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Scott
05-15-2006, 07:07 PM
I just started noticing the rebuilt engine (289) in my 1962 hawk starts missing at high RPM (say at 45+ mph). It only happens when the engine temperature gets to about 160 or more. It makes it very rough at highway speeds, though.

The miss does not happen at the same speeds when the engine is even as warm as 140 degrees. It also is not noticeable when the car is warm, but going slower.

The mechanic who worked on the car today says he thinks he sees evidence of arcing from a couple plug wires - one near the alternator and one near the brake booster.

I believe the plug wires were new with the rebuild, but I vaguely recall the guy who put the engine back said the old wires were OK.
[:0]

Anyway, can arcing happen or become a problem when warm, and not when cold?

N8N
05-15-2006, 07:11 PM
a lot of problems can show up when warm, but my first guess would be the coil as it is mounted right on the intake manifold.

nate

--
55 Commander Starlight
62 Daytona hardtop
http://home.comcast.net/~njnagel

Dick Steinkamp
05-15-2006, 07:13 PM
quote:Originally posted by Scott



Anyway, can arcing happen or become a problem when warm, and not when cold?


Probably not, but to find out for sure, warm it up and park it in a real dark spot...open the hood, rev it a little, and watch for the arcing from the spots the mechanic indicated.



http://thenobot.org/images/s2d/s2d_01.jpg

bige
05-15-2006, 09:26 PM
What does the miss feel like? Engine smooth then sputters a little and smooths again or a surge that feels like a strong wind is hitting you square in the front?

Ernie

R2 R5388

imported_n/a
05-15-2006, 09:36 PM
Does sound like plug wire(s). It would be more evident under load.

Scott
05-15-2006, 11:05 PM
The miss feels like no firing, so that there is significantly more vibration and the usual loss of power. I hear no pinging or slapping sounds, though. Also, it doesn't seem to clear up or really change. Once it starts to do it it's consistent.

Mike Van Veghten
05-16-2006, 02:55 PM
1. Weak coil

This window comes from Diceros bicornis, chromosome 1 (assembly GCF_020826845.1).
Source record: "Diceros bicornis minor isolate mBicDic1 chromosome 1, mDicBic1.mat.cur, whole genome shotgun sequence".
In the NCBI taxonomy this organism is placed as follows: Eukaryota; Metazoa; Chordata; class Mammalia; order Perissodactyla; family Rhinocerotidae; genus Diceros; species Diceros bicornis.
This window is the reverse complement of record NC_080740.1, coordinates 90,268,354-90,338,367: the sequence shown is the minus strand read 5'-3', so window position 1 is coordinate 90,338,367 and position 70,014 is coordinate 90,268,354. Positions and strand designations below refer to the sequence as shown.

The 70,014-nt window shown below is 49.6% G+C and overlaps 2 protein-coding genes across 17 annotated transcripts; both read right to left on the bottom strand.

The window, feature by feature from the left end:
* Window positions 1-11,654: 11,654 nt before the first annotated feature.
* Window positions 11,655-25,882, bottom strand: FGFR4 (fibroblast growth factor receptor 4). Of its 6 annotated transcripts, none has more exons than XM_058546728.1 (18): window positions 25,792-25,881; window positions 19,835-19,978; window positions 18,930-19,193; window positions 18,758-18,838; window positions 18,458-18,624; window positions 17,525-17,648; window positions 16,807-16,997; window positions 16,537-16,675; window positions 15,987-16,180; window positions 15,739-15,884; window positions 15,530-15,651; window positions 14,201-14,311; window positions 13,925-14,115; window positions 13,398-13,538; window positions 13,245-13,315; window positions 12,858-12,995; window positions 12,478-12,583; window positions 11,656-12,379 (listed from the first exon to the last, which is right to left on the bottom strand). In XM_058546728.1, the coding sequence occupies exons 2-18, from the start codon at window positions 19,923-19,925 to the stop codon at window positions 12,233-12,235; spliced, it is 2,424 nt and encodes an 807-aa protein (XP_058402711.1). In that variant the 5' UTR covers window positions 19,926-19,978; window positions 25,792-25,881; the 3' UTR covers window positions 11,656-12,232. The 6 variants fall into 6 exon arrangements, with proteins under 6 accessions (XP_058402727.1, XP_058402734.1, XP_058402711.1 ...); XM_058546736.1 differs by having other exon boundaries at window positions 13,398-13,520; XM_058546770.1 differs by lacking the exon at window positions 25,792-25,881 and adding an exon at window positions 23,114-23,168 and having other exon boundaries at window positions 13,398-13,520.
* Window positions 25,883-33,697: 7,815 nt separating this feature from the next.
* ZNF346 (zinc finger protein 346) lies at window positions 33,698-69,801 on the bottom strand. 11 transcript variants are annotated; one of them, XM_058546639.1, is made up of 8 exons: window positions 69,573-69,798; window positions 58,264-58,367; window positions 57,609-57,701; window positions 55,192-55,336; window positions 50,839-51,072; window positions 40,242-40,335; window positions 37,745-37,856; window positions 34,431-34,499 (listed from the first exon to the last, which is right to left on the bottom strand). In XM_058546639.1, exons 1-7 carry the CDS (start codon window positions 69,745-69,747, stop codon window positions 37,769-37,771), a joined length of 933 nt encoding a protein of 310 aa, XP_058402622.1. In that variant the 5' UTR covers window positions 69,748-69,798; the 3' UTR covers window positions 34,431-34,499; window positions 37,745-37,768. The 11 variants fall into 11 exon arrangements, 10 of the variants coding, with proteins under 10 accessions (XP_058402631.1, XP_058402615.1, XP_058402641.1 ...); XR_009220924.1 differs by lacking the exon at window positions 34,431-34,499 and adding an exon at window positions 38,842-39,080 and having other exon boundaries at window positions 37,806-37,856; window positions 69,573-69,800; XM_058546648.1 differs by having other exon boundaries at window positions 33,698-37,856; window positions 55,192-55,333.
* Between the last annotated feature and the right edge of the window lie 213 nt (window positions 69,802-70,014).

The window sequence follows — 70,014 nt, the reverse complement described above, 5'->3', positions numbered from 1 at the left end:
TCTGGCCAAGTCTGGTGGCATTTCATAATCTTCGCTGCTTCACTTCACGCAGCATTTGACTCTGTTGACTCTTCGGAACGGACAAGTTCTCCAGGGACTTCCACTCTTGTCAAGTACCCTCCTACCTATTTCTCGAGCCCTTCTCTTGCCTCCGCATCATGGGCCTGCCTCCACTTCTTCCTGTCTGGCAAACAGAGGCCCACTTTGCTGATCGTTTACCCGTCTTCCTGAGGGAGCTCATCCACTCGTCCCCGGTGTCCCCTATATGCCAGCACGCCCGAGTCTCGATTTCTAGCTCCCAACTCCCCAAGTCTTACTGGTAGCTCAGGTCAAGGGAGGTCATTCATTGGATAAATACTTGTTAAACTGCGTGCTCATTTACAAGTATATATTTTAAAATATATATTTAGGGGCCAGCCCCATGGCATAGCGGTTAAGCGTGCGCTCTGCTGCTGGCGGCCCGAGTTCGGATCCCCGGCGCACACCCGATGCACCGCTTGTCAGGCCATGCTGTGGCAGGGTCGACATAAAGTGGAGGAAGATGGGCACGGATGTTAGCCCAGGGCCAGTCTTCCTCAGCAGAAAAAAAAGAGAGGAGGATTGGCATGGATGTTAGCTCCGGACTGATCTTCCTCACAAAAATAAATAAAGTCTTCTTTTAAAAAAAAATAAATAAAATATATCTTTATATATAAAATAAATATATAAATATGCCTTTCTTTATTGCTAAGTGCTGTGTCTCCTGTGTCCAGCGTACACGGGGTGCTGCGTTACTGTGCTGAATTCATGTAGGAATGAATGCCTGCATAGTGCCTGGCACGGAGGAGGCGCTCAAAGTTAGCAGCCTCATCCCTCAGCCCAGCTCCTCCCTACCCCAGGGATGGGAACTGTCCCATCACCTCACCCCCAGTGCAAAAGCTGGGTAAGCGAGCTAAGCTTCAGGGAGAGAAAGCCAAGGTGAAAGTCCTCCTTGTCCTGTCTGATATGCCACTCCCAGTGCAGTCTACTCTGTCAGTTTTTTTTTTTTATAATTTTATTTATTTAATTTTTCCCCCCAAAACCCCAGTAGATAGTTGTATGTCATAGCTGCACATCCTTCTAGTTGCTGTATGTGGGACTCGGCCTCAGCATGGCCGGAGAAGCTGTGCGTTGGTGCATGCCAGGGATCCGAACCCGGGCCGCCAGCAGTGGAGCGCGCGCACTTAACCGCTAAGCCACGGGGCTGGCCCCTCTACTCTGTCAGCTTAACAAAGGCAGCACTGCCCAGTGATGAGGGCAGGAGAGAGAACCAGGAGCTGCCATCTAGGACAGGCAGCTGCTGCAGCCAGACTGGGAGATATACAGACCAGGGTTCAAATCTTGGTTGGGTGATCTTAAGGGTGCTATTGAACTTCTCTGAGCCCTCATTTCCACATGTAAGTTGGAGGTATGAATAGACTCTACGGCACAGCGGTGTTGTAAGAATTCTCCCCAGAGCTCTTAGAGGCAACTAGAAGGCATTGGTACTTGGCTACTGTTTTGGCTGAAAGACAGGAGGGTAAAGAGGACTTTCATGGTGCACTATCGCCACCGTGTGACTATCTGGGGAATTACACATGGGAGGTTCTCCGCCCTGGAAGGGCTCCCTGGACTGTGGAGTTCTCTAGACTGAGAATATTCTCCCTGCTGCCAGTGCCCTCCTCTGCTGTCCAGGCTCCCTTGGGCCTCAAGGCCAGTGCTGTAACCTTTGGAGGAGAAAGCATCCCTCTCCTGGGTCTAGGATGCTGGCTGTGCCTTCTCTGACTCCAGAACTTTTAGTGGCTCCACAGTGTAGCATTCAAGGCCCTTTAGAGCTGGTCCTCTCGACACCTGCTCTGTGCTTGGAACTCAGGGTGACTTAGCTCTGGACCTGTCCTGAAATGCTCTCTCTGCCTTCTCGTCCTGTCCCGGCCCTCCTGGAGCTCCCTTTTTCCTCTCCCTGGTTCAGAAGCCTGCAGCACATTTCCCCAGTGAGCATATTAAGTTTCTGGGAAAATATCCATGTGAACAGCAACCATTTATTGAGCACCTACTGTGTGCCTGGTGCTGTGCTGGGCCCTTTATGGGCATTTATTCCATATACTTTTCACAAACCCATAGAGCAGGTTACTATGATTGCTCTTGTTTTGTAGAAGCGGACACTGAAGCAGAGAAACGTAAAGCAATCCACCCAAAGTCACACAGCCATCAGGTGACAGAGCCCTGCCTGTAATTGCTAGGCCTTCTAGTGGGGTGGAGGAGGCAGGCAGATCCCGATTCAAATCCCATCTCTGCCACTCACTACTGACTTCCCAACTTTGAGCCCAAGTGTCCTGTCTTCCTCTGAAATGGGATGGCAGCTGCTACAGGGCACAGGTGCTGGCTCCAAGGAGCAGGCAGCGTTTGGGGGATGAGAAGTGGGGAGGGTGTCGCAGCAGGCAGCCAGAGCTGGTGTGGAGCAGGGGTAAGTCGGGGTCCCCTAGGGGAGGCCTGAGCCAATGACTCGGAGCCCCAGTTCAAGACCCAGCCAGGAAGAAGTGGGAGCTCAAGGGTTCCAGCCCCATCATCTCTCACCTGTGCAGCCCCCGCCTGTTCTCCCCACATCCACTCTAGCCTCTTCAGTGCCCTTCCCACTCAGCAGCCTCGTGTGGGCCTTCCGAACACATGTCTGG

2. Weak condensor
3. Misadjusted points
4. Bad plug wires
5. Too big/uneven a spark plug gap
6. Carbon tracking in the cap or rotor
7. [u]Inexpensive</u> plug wires arcing on other items (including rubber products!)
8. Loose and or dirty connections between the cap and plug wires.

Yes arcing can show up more when warm thAn cold. It's easier for the electrical power to find an easier path to take.

There's a few to start with.

Mike

dpson
05-16-2006, 03:24 PM
Check your exhaust heat riser valve, if it's stuck closed it will force half the engine exhuast back through the intake manifold and with todays gasoline it could affect the operation of the carb. You may want to check to make sure it was installed correctly, it has to have the correct side up for it to function. Also check the distributor vacuum advance for a bad diaphram (not sure why hot or cold would make any difference, but it wouldn't hurt to check it).

1960 Lark Convertible
1962 Lark Regal Convertible

Scott
05-16-2006, 03:32 PM
Thanks guys. I'll try to check out as many of those things as I can. It shouldn't be anything in distributor, but you never know. I don't remember if the coil is really old or if it's new. I'll check that, too.

Scott
05-16-2006, 05:04 PM
Question: How can I tell if I have a weak coil?

ROADRACELARK
05-16-2006, 06:53 PM
I ran across this once when a car owner replaced the points in his Lark.
He said it ran fine at low RPM, but at higher RPMs it began to miss. Upon closer inspection I discovered he had left out the tension spring for the points. He said there was not one in the box with the new set of points. Simple to find. Remove the dist. cap. Try to open the contact arm with your finger. It should be pretty stiff. If it's not, look real close to see if the tension spring is in place. It's shaped just like the (sometimes copper) arm the actual point contact is made onto. The tension arm should be "outside" of that arm. Look closely. Shop manual will show you a picture. If all else fails, buy a new set of points, it should be in the box. Hope this helps.

pete
05-31-2006, 05:31 AM
the engine miss can be electrical but make sure the tappets are not too tight adjustment is important to get right heat does expand metal of course so incorrect tappet adjustment will upset running of motor

Scott
05-31-2006, 11:24 AM
Pete,
Is this something that can get out of adjustment with about 4,000 miles on the rebuilt motor?

Roscomacaw
05-31-2006, 01:14 PM
I'll answer that, Scott. Yeah, this could happen after 4K miles. If the valves were adjusted too tight to begin with (something that happens because the unknowing think they should be adjusted until there's absolutely NO tappet noise whatsoever)and they start to get seated from use.[^]